WORLD CHAMPIONS: 1950, 1951, 1952, 1953, 1956, 1958, 1961, 1962, 1977, 1978, 1996, 1998, 1999, 2000, 2009
AMERICAN LEAGUE CHAMPIONS: 1955, 1957, 1960, 1963, 1964, 1976, 1981, 2001, 2003
DIVISION WINNER: 1980, 2002, 2004, 2005, 2006
WILD CARD: 1995, 1997, 2007
YOGI BERRA: One of the most beloved ball players of all-time, also easily the most often quoted... and misquoted. "I never said half the stuff I said!" One of the best pure-hitters of all-time, he had at least as many Home Runs as Strikeouts in five different seasons. Held the record for Home Runs by a Catcher at the time of his retirement.
THURMAN MUNSON's plaque in Yankee Stadium's Monument Park reads:
"Our captain and leader has not left us, today, tomorrow, this year, next ... Our endeavors will reflect our love and admiration for him."
I wouldn't even try to say it any better.
ELSTON HOWARD: Broke the color-barrier on the Yankees, the second to last team to integrate. Was also the first African-American to be named the American League's Most Valuable Player. A solid fielder, he set a records for Putouts by a Catcher in 1964. Equally solid as a hitter, he ranked fourth among AL catchers at the time of his retirement with a lifetime Slugging Percentage of .427.
DON MATTIGNLY: Donnie Baseball. While recurring back injuries curtailed his career, at his best he drew comparisons to Gehrig. Has the infamous distinction of having the longest career in a Yankees uniform, bracketed by trips to the World Series, in 1981 and 1996. Despite playing hurt, he still made the most of the one post-season series he was able to compete in.
JASON GIAMBI: Although he never reached the heights that he reached with the A's, and he was dogged by both recurring injuries and the revelation of Steroid use, when healthy, Giambi put up the best offense of any Yankee First Baseman since Gehrig. His career OPS+ is exceeded only by Mattignly's best years. And at his best, by *OPS+, he was a better hitter even than Mattingly was at his. Although he was nowhere near the fielder that Mattingly was, Torre resisted moving him to D.H. because he was a much better hitter when was playing at First.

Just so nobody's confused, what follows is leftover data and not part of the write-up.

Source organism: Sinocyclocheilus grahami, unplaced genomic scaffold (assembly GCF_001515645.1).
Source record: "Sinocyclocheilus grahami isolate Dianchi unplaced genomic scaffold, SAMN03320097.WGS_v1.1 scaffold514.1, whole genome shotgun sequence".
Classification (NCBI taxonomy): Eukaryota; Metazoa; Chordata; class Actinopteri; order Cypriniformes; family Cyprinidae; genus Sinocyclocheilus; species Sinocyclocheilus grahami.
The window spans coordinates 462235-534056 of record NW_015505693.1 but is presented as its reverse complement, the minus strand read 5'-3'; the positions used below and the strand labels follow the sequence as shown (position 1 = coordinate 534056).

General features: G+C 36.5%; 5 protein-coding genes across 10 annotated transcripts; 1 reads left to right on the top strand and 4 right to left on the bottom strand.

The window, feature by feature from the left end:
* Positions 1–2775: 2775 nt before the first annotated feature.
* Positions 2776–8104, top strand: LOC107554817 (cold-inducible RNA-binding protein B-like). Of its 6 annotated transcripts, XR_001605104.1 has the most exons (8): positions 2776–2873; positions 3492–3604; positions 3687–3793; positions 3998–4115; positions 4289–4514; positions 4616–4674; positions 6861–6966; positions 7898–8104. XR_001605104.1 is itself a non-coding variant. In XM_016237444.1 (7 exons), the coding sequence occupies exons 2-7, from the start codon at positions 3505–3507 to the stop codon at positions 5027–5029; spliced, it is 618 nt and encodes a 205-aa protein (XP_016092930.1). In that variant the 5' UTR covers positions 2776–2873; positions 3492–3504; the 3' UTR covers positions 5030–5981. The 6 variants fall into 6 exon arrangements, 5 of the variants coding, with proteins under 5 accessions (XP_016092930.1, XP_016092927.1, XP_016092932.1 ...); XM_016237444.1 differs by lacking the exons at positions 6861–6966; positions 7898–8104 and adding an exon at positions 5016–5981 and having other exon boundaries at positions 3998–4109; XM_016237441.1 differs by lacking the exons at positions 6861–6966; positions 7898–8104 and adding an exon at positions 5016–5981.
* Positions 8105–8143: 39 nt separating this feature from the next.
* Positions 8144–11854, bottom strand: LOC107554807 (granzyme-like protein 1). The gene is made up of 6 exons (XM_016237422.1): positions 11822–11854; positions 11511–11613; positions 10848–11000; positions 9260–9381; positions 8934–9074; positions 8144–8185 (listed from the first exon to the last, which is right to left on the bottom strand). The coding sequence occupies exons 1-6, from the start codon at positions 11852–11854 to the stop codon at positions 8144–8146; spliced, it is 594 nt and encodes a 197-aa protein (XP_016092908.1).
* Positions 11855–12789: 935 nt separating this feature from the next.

NOTE: I have a feeling this pick is going to be controversial. When I did this team a few years back, before Giambi had 5 years on the team, the last First Baseman was Joe Peppitone. I considered keeping Pep, but Giambi was SO much better a hitter, it was embarrassing. And although Peppitone was a much better fielder, with Mattingly in the top spot, the team doesn't really need another defensive replacement at First, especially one with a 105 career *OPS+ on the team. (For the record, he was a much better hitter than either Tino Martinez (113 *OPS+) or Chris Chambliss (108 *OPS+) as well.)
2nd NOTE: Pretty much everything I said about the New York fan base down in the A-Rod entry can be applied here as well. Whiny little ingrates. LOL
MOOSE SKOWRON: On almost any other team at the time, he'd have hit cleanup. But as he counted Mickey Mantle, Roger Marris, Yogi Berra and Elston Howard among his teammates, his production became easier to overlook.
WILLIE RANDOLPH: A patient hitter, excellent bunter, speedy base-runner, slick fielder, smart ball-player and fine gentleman. Steve Sax had nothing on him. He should have retired a Yankee.